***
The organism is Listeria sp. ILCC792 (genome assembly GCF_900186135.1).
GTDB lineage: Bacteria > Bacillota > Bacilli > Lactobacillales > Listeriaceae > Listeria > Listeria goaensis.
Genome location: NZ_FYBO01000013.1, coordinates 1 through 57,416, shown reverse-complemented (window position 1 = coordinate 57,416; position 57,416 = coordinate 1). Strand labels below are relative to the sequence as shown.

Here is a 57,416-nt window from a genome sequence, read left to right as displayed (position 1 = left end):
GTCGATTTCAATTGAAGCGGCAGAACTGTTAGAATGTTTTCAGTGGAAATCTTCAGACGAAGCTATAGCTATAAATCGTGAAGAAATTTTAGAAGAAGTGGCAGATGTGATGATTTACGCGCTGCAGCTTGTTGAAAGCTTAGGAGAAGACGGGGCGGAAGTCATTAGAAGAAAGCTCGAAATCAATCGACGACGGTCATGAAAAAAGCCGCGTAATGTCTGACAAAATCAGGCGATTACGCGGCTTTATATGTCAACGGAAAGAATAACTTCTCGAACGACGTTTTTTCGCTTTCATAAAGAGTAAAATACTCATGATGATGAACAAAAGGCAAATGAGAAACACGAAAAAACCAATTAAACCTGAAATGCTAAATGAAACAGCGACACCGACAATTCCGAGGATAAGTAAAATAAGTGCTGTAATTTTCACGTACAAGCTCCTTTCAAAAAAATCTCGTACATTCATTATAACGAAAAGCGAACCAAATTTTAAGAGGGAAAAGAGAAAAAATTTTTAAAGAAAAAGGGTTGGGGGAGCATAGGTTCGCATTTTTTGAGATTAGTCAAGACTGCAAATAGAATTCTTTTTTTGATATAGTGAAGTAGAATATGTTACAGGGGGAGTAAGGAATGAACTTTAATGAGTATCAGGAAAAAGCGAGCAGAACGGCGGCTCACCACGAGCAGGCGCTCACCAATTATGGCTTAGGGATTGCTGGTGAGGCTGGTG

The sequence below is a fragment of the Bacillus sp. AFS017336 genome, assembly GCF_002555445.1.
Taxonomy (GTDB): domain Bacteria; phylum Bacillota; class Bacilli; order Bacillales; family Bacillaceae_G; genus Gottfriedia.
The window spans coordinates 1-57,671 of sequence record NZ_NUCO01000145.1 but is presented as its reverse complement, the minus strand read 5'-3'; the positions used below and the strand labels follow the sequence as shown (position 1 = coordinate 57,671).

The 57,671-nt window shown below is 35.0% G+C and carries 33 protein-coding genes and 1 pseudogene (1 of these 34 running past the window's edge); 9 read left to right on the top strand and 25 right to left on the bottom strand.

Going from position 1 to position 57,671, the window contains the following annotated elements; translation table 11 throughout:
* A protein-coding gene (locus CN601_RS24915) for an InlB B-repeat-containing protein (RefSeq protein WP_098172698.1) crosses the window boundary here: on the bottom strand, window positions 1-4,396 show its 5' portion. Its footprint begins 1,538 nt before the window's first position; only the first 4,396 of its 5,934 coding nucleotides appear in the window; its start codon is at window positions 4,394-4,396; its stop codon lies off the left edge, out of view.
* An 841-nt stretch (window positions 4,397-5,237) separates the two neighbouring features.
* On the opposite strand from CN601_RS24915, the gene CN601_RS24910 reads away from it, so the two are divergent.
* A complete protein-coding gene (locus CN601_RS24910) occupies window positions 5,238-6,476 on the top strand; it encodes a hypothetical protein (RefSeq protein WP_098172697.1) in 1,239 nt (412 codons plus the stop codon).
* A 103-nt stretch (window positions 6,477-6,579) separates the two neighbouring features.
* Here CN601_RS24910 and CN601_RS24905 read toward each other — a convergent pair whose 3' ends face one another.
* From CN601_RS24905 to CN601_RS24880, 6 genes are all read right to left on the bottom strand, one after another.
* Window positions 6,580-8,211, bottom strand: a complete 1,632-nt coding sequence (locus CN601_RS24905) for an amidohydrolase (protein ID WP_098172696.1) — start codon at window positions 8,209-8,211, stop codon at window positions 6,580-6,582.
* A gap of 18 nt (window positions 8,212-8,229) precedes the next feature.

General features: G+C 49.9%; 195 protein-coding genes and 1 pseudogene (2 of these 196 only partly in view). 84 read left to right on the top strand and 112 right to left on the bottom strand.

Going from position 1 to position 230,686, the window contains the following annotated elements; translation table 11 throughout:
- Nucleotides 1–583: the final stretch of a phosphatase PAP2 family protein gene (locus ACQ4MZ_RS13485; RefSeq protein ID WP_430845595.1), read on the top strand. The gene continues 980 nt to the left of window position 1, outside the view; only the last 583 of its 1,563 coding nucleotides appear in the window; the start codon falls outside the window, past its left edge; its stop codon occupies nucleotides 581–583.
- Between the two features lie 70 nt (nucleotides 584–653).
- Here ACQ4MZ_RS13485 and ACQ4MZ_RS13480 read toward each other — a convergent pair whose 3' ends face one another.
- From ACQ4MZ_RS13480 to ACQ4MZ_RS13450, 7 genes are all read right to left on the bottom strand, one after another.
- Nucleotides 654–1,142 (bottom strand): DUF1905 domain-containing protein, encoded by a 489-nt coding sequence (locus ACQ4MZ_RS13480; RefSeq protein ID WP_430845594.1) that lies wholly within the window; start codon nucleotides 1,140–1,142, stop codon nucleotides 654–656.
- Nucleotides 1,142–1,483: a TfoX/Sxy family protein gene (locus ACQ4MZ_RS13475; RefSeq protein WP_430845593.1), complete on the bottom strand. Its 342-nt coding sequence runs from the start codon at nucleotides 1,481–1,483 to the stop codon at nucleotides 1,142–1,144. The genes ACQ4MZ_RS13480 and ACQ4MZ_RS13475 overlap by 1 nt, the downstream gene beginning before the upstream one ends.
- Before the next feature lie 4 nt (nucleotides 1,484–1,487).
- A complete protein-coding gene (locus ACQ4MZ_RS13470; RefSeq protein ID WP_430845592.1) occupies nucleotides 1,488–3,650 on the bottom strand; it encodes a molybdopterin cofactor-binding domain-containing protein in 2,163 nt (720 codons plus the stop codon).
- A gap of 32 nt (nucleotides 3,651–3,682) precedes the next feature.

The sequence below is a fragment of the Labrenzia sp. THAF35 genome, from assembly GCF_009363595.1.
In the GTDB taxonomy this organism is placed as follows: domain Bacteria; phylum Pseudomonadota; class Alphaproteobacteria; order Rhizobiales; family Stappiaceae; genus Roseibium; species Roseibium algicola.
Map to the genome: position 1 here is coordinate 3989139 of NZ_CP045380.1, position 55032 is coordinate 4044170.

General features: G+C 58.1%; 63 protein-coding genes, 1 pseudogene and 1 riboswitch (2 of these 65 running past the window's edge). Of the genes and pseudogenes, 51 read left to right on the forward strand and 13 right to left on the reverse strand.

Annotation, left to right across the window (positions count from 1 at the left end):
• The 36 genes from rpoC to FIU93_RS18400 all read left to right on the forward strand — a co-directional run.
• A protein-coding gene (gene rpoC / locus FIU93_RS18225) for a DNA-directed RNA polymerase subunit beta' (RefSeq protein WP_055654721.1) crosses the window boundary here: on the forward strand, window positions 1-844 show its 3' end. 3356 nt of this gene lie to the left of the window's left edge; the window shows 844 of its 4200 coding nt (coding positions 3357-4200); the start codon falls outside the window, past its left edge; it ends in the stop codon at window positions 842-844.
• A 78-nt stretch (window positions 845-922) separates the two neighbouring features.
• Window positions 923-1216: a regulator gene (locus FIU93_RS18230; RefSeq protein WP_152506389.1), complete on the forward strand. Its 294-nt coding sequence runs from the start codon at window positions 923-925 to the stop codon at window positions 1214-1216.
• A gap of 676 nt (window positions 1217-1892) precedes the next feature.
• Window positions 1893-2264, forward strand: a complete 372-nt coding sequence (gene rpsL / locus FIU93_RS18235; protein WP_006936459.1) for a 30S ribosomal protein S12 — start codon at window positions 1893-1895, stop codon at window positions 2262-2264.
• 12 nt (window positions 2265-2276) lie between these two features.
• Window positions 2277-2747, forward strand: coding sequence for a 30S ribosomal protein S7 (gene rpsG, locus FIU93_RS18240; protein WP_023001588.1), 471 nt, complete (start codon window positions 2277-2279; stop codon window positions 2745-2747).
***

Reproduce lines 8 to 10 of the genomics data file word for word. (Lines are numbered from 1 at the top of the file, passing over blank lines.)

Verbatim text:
The window spans coordinates 1-57,671 of sequence record NZ_NUCO01000145.1 but is presented as its reverse complement, the minus strand read 5'-3'; the positions used below and the strand labels follow the sequence as shown (position 1 = coordinate 57,671).

The 57,671-nt window shown below is 35.0% G+C and carries 33 protein-coding genes and 1 pseudogene (1 of these 34 running past the window's edge); 9 read left to right on the top strand and 25 right to left on the bottom strand.

Going from position 1 to position 57,671, the window contains the following annotated elements; translation table 11 throughout: